Our graduate students are integral to the research we conduct, and they also are dedicated to making a difference in communities. Learn more about their research, outreach efforts, and other projects below.
Chemical clues in waters near Marcellus Shale gas wells in rural Pennsylvania can identify new drilling-related sources of methane contamination, according to scientists.
'The Bearded Lady Project' photography exhibit, which highlights women in science and draws attention to issues they face, is now open in the Earth and Mineral Sciences Museum & Art Gallery.
The forests we walk through today are not the same as the ones that existed hundreds of years ago. Human activities such as agriculture, development, and logging have changed them. Fire, or really the lack of it, also changed forests, to the detriment of some species like oaks and pines.
Schreyer Honors College and College of Earth and Mineral Sciences graduate Patrick Stephens models three-dimensional terrain around the world while continuing to build his own cartography business.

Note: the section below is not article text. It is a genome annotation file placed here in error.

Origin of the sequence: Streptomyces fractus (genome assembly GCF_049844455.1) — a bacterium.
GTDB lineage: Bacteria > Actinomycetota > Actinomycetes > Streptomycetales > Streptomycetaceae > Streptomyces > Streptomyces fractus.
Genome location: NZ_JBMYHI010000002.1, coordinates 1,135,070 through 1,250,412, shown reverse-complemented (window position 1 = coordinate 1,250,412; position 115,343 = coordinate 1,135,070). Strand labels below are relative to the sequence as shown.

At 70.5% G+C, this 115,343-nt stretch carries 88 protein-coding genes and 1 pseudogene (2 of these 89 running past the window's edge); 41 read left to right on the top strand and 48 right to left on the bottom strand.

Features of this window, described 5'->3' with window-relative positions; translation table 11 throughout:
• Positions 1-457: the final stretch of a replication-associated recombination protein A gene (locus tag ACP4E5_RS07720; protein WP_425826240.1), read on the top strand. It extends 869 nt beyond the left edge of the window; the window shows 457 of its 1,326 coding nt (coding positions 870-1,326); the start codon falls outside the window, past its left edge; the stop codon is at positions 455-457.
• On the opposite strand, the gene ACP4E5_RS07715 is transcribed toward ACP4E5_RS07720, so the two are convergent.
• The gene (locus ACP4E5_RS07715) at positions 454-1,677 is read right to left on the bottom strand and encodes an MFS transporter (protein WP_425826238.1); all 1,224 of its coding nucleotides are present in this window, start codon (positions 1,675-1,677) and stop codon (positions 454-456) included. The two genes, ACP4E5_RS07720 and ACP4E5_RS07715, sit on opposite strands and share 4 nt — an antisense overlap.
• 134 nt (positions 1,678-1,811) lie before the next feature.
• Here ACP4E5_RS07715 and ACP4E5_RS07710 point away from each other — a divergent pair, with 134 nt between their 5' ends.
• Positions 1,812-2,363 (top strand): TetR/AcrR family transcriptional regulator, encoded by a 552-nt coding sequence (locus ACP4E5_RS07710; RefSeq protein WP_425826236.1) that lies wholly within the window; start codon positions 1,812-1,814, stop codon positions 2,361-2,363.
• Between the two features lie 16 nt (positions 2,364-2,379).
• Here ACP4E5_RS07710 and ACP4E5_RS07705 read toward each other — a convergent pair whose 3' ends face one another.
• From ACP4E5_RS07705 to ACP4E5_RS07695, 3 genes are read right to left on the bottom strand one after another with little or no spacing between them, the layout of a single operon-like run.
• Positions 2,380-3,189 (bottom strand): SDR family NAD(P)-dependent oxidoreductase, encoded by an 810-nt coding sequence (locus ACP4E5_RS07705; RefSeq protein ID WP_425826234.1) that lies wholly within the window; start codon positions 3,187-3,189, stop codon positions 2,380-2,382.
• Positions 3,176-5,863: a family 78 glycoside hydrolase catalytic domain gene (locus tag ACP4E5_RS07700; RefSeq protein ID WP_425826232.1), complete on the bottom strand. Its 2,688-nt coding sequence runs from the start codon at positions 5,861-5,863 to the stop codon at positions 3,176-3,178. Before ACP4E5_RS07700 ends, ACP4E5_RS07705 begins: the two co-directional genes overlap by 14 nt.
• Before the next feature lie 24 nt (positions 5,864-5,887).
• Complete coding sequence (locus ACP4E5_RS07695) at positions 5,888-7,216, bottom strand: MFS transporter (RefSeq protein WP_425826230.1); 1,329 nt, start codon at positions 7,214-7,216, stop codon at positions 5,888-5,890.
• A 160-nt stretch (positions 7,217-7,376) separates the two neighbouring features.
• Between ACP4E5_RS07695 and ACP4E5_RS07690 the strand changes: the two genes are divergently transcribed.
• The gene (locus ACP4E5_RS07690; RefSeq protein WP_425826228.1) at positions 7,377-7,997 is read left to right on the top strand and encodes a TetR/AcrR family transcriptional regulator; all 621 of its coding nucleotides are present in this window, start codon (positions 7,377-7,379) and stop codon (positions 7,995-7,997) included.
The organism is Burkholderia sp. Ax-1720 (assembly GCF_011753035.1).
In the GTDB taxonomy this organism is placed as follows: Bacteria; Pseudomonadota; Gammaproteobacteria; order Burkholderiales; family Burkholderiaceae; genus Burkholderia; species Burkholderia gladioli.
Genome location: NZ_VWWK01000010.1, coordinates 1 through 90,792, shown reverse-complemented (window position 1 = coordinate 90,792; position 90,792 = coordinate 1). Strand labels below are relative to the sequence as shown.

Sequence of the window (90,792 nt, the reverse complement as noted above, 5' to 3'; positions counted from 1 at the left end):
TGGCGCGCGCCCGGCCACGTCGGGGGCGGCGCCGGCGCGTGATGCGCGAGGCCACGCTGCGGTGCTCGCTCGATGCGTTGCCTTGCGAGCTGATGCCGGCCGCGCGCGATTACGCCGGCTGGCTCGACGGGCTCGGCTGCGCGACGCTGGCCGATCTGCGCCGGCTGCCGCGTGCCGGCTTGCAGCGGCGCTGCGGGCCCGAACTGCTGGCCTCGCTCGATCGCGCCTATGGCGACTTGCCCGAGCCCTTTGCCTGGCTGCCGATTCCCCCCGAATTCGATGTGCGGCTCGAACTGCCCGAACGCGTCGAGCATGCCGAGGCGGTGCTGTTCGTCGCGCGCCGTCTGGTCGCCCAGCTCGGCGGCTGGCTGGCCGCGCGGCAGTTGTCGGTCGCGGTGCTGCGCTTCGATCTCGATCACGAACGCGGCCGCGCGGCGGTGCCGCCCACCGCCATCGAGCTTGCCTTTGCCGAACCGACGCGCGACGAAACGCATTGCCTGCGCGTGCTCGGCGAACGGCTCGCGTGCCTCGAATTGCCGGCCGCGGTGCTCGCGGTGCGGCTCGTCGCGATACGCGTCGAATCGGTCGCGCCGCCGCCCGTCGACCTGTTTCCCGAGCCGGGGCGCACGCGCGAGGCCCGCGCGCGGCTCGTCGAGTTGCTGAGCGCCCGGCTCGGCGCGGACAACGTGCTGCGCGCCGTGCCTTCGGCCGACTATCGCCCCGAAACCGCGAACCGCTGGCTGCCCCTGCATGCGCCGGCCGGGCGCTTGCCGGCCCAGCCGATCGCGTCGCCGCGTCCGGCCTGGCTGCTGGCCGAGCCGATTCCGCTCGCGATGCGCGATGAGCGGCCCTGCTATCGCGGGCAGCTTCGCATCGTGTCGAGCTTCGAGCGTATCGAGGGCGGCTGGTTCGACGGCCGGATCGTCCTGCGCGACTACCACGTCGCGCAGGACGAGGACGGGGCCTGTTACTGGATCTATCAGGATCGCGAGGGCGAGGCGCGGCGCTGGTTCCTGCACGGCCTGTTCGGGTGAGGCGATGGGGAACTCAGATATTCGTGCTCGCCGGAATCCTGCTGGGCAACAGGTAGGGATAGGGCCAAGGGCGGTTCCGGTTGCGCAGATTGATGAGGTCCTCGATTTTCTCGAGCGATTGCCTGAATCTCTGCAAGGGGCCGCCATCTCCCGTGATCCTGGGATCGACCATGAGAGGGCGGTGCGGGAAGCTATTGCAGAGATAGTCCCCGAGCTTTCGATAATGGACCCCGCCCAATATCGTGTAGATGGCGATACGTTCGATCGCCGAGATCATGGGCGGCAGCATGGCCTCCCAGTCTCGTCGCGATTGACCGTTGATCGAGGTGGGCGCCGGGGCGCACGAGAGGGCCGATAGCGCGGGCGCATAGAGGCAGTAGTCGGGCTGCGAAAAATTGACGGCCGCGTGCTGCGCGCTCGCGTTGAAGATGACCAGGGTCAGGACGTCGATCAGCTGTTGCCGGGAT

Introduced in 2017, the AMD program is educating students and working engineers to become technical experts in additive manufacturing and design.
Warren Washington became the second African-American nationwide to earn a doctoral degree in meteorology when he received his degree from Penn State in 1964, but his ties to the University extend beyond that.
The College of Earth and Mineral Sciences' John and Willie Leone Family Department of Energy and Mineral Engineering (EME) will be hosting a research showcase, "Sustainability in Energy and Mineral Resources Engineering," from 10 a.m. to 6:30 p.m. on Monday, Sept. 10.
Climate science is a field devoted to the study of Earth's climate in the past, present and future. Understanding the Earth's future climate is vital, and in response Penn State has established a new dual-title doctoral program in climate science.
Students enrolled in Penn State World Campus' master of geographic information systems program recently took part in a Challenges in Global Geospatial Analytics course.
Improving forecasting for a host of severe weather events may be possible thanks to a more comprehensive method for measuring the Earth's boundary layer depth, developed by Penn State researchers.